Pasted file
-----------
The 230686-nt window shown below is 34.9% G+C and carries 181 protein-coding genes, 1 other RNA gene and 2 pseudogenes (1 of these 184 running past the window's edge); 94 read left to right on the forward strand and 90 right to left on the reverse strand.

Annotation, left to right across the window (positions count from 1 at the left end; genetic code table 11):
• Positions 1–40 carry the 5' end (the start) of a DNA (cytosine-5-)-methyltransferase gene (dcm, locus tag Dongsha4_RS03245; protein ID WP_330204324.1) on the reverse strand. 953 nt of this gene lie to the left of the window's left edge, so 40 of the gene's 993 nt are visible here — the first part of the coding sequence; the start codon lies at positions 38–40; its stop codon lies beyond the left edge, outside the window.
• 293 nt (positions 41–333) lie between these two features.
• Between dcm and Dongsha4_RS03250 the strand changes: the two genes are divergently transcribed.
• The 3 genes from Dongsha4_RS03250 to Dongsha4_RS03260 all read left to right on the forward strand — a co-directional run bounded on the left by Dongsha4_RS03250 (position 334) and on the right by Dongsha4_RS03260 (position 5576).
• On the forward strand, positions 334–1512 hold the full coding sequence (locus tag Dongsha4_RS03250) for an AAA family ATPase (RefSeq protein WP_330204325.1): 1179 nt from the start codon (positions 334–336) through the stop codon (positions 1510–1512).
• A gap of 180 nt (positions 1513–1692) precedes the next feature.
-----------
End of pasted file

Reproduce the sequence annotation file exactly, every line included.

The 230686-nt window shown below is 34.9% G+C and carries 181 protein-coding genes, 1 other RNA gene and 2 pseudogenes (1 of these 184 running past the window's edge); 94 read left to right on the forward strand and 90 right to left on the reverse strand.

Annotation, left to right across the window (positions count from 1 at the left end; genetic code table 11):
• Positions 1–40 carry the 5' end (the start) of a DNA (cytosine-5-)-methyltransferase gene (dcm, locus tag Dongsha4_RS03245; protein ID WP_330204324.1) on the reverse strand. 953 nt of this gene lie to the left of the window's left edge, so 40 of the gene's 993 nt are visible here — the first part of the coding sequence; the start codon lies at positions 38–40; its stop codon lies beyond the left edge, outside the window.
• 293 nt (positions 41–333) lie between these two features.
• Between dcm and Dongsha4_RS03250 the strand changes: the two genes are divergently transcribed.
• The 3 genes from Dongsha4_RS03250 to Dongsha4_RS03260 all read left to right on the forward strand — a co-directional run bounded on the left by Dongsha4_RS03250 (position 334) and on the right by Dongsha4_RS03260 (position 5576).
• On the forward strand, positions 334–1512 hold the full coding sequence (locus tag Dongsha4_RS03250) for an AAA family ATPase (RefSeq protein WP_330204325.1): 1179 nt from the start codon (positions 334–336) through the stop codon (positions 1510–1512).
• A gap of 180 nt (positions 1513–1692) precedes the next feature.